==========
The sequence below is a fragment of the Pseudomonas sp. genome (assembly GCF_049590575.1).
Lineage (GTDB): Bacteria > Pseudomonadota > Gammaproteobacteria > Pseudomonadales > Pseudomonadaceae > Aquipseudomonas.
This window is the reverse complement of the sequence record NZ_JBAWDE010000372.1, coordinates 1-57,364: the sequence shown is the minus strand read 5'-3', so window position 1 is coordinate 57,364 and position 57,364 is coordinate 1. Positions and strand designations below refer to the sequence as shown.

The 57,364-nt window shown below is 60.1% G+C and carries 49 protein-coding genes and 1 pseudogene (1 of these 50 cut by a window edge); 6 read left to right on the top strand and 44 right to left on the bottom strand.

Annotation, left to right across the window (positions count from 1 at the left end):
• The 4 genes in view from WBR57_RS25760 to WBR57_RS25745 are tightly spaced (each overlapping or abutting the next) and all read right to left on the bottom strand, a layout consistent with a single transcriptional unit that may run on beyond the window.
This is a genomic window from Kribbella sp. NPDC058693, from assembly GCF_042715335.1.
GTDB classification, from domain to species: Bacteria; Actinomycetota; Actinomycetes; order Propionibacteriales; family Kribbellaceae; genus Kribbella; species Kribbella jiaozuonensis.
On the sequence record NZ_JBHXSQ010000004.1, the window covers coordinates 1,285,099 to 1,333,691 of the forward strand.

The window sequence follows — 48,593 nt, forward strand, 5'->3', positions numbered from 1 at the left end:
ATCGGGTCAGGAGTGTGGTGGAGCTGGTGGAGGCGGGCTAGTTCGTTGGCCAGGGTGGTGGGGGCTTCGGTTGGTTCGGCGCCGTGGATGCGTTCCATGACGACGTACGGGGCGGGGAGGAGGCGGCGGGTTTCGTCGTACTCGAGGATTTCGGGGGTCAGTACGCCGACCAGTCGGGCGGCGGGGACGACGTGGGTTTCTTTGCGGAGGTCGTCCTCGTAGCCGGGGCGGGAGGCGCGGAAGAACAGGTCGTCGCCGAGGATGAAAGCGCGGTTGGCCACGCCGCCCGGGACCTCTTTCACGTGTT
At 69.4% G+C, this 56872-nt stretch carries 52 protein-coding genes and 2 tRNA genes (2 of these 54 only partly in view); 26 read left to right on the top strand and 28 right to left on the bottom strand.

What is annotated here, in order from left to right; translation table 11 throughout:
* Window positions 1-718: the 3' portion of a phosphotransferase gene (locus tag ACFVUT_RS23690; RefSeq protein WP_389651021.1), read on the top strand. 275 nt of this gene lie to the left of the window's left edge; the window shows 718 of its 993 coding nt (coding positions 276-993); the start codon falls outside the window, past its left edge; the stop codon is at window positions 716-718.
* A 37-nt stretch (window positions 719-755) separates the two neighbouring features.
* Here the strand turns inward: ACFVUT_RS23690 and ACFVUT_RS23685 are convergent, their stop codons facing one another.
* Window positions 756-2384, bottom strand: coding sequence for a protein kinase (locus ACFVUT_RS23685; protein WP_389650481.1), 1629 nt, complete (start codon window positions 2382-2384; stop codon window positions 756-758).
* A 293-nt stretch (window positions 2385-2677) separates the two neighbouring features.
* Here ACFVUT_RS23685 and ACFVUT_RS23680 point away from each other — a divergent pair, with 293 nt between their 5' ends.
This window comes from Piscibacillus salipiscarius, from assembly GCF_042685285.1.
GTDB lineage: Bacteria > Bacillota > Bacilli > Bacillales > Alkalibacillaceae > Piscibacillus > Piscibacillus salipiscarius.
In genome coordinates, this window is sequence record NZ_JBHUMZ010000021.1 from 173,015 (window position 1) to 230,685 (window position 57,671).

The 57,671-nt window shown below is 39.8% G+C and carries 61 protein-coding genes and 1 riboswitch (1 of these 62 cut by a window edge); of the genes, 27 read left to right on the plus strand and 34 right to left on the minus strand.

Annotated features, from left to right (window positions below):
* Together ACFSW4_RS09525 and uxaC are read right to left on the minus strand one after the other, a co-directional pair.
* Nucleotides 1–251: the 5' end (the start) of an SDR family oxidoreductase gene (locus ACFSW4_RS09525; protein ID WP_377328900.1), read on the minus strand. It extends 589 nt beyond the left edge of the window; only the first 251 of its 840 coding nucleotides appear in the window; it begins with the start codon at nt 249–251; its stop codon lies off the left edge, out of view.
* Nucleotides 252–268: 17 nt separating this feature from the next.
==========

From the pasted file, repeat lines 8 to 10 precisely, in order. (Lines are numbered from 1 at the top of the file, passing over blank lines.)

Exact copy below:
GTDB classification, from domain to species: Bacteria; Actinomycetota; Actinomycetes; order Propionibacteriales; family Kribbellaceae; genus Kribbella; species Kribbella jiaozuonensis.
On the sequence record NZ_JBHXSQ010000004.1, the window covers coordinates 1,285,099 to 1,333,691 of the forward strand.

The window sequence follows — 48,593 nt, forward strand, 5'->3', positions numbered from 1 at the left end: